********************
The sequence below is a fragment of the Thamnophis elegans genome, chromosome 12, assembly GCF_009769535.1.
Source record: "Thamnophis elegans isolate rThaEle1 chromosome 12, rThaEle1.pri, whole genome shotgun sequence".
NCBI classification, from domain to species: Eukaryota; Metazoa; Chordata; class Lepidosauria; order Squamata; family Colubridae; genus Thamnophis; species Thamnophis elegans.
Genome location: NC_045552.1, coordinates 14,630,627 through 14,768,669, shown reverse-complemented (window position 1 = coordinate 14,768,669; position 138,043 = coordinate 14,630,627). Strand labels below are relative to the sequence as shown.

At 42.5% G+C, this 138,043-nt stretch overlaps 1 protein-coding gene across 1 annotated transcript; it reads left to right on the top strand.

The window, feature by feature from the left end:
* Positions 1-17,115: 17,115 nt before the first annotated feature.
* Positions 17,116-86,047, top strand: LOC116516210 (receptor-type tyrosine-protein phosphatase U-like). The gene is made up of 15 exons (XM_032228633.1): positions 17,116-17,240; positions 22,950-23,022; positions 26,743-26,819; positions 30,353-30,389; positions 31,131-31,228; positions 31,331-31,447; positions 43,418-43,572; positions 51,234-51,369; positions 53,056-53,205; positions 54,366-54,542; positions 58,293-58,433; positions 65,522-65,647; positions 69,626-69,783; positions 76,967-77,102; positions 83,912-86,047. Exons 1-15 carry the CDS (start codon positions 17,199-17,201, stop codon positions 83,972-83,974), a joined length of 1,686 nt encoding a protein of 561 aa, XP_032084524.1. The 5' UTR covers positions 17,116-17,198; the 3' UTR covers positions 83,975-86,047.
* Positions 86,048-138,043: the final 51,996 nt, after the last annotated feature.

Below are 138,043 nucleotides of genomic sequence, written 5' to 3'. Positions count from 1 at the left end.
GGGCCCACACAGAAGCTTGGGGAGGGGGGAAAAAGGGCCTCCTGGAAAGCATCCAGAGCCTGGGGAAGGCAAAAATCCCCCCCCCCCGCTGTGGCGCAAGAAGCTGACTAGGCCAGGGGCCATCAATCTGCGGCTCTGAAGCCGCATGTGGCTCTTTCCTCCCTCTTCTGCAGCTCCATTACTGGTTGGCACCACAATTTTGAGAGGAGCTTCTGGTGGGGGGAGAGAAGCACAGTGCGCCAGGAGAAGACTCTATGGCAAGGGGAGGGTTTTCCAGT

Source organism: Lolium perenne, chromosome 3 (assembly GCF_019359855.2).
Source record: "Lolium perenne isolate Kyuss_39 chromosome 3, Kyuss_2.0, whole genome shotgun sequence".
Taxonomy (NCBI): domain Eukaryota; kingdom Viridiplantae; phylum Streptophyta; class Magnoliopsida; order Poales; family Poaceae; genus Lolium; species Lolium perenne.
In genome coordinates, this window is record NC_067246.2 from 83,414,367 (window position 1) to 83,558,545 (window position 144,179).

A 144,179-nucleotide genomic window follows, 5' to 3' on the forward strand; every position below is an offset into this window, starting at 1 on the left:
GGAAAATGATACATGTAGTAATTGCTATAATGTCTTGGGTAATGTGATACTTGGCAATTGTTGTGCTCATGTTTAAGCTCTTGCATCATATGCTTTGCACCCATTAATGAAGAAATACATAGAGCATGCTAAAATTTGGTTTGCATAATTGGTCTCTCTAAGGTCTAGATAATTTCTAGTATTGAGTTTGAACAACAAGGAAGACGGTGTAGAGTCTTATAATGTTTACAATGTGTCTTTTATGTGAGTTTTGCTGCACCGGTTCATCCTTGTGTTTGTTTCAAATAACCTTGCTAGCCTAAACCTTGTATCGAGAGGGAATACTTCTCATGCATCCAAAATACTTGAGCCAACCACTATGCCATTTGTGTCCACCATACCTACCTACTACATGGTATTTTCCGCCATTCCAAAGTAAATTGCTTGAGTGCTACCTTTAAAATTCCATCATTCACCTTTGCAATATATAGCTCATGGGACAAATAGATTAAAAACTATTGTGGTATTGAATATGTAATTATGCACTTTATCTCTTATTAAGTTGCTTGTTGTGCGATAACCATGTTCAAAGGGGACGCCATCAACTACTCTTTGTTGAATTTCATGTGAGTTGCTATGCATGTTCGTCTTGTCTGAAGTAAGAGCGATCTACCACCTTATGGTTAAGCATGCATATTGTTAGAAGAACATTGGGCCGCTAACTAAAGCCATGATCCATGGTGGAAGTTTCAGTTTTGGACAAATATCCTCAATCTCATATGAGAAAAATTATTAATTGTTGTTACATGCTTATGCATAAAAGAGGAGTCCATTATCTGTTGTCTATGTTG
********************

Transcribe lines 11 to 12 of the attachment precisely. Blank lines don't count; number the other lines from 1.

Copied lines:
GGGCCCACACAGAAGCTTGGGGAGGGGGGAAAAAGGGCCTCCTGGAAAGCATCCAGAGCCTGGGGAAGGCAAAAATCCCCCCCCCCCGCTGTGGCGCAAGAAGCTGACTAGGCCAGGGGCCATCAATCTGCGGCTCTGAAGCCGCATGTGGCTCTTTCCTCCCTCTTCTGCAGCTCCATTACTGGTTGGCACCACAATTTTGAGAGGAGCTTCTGGTGGGGGGAGAGAAGCACAGTGCGCCAGGAGAAGACTCTATGGCAAGGGGAGGGTTTTCCAGT

Source organism: Lolium perenne, chromosome 3 (assembly GCF_019359855.2).